US Secretary of State John Kerry’s announcement of a “basis” for new talks has found Israelis and Palestinians both weary and wary. Weary from the repeated attempts to find a solution over two decades; wary from the failure of those attempts.
In Benjamin Netanyahu and Mahmoud Abbas, Mr Kerry is dealing with leaders who are profoundly circumspect about the prospects for breakthrough. There are low levels of trust across the table and both face constraints from home. But Kerry’s achievement in simply getting the sides talking again should not be underestimated.
In fact, Kerry has set the bar higher than getting to talks. Not content with the partial agreement on borders and security that President Obama had indicated as an aim for his second term, Kerry announced that the US administration now backs a comprehensive deal —bringing an agreed end to the conflict and the end of all claims between the two sides — within a nine-month time frame.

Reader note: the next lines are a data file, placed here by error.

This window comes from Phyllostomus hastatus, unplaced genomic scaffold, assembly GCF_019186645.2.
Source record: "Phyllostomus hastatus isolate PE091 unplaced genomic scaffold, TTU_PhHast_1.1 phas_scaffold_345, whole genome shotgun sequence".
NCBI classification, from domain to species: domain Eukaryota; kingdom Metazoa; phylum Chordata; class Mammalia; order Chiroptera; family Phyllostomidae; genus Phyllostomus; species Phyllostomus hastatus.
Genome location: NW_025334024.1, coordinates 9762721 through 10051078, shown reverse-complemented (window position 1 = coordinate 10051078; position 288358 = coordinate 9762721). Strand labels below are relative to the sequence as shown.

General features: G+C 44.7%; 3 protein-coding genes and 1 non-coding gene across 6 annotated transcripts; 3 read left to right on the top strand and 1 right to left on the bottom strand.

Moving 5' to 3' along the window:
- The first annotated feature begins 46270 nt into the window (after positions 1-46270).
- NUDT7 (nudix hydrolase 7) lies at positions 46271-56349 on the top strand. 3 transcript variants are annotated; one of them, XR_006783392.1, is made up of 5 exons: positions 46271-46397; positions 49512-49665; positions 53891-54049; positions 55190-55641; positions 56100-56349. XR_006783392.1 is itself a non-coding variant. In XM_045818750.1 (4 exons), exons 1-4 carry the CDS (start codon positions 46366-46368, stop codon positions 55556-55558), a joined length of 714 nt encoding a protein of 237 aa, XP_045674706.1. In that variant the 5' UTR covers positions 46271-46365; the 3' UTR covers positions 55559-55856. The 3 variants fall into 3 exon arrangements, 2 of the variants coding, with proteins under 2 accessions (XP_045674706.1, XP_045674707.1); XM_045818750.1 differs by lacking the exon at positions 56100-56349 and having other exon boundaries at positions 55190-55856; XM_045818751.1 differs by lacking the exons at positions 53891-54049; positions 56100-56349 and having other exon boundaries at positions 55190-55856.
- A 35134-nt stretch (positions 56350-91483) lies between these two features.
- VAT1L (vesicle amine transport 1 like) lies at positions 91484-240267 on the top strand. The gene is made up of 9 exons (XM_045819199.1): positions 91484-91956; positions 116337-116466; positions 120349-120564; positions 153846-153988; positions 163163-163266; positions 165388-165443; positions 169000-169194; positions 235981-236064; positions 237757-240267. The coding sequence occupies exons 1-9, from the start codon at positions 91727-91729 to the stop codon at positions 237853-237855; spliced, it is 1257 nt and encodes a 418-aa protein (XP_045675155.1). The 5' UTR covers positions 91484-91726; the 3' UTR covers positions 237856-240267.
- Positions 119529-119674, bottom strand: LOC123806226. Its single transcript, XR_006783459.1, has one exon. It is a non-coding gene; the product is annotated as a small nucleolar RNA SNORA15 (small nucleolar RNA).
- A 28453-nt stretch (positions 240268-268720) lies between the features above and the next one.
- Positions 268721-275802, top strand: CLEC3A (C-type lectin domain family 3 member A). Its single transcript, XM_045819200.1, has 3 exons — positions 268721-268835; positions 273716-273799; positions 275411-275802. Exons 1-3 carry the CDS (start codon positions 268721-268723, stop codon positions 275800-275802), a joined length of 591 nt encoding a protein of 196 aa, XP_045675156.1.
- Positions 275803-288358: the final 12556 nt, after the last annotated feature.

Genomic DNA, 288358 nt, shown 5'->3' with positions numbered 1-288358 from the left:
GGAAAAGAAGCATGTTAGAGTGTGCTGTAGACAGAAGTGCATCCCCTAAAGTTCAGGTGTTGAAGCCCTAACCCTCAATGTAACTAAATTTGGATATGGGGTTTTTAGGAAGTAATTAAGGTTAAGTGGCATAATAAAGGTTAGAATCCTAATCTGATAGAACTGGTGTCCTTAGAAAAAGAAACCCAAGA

Three factors might work in his favour. Firstly, low expectations have led to a more muted opposition. While Hamas has denounced Abbas for returning to talks and Netanyahu’s coalition partners are watchful, neither man will have to face significant challenges to his leadership at present.
Secondly, polls show that the Israeli and Palestinian peoples continue to support an agreement. This, combined with the full US engagement, matters to leaders who carefully calibrate their political moves to ensure they have adequate domestic support.
Perhaps most importantly, both leaders now appear to be working on the assumption that there is no better alternative to a negotiated settlement. The Palestinian leadership has apparently shelved plans for further applications for upgraded status at the UN or other bodies, while Netanyahu’s view that an agreement is a “vital strategic interest” for Israel brings him closer to his predecessors Sharon and Olmert than to some in Likud.